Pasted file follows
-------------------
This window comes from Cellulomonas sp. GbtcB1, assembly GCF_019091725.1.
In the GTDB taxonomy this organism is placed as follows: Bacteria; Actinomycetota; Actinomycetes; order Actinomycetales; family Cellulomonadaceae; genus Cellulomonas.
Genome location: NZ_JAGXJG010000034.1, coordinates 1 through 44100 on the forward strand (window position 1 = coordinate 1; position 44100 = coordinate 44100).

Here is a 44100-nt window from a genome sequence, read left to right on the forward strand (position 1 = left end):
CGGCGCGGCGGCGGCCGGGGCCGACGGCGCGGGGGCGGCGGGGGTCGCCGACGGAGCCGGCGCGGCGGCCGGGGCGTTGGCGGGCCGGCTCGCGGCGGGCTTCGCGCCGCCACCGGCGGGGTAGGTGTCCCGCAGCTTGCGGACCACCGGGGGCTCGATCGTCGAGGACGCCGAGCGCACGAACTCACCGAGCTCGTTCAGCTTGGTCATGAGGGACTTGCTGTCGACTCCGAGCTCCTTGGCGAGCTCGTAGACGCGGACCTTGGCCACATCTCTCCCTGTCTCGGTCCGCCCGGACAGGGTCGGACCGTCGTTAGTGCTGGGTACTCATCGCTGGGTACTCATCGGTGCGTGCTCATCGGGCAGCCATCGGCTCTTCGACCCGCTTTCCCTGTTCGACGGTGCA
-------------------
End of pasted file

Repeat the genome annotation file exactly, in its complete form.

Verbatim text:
This window comes from Cellulomonas sp. GbtcB1, assembly GCF_019091725.1.
In the GTDB taxonomy this organism is placed as follows: Bacteria; Actinomycetota; Actinomycetes; order Actinomycetales; family Cellulomonadaceae; genus Cellulomonas.
Genome location: NZ_JAGXJG010000034.1, coordinates 1 through 44100 on the forward strand (window position 1 = coordinate 1; position 44100 = coordinate 44100).

Here is a 44100-nt window from a genome sequence, read left to right on the forward strand (position 1 = left end):
CGGCGCGGCGGCGGCCGGGGCCGACGGCGCGGGGGCGGCGGGGGTCGCCGACGGAGCCGGCGCGGCGGCCGGGGCGTTGGCGGGCCGGCTCGCGGCGGGCTTCGCGCCGCCACCGGCGGGGTAGGTGTCCCGCAGCTTGCGGACCACCGGGGGCTCGATCGTCGAGGACGCCGAGCGCACGAACTCACCGAGCTCGTTCAGCTTGGTCATGAGGGACTTGCTGTCGACTCCGAGCTCCTTGGCGAGCTCGTAGACGCGGACCTTGGCCACATCTCTCCCTGTCTCGGTCCGCCCGGACAGGGTCGGACCGTCGTTAGTGCTGGGTACTCATCGCTGGGTACTCATCGGTGCGTGCTCATCGGGCAGCCATCGGCTCTTCGACCCGCTTTCCCTGTTCGACGGTGCA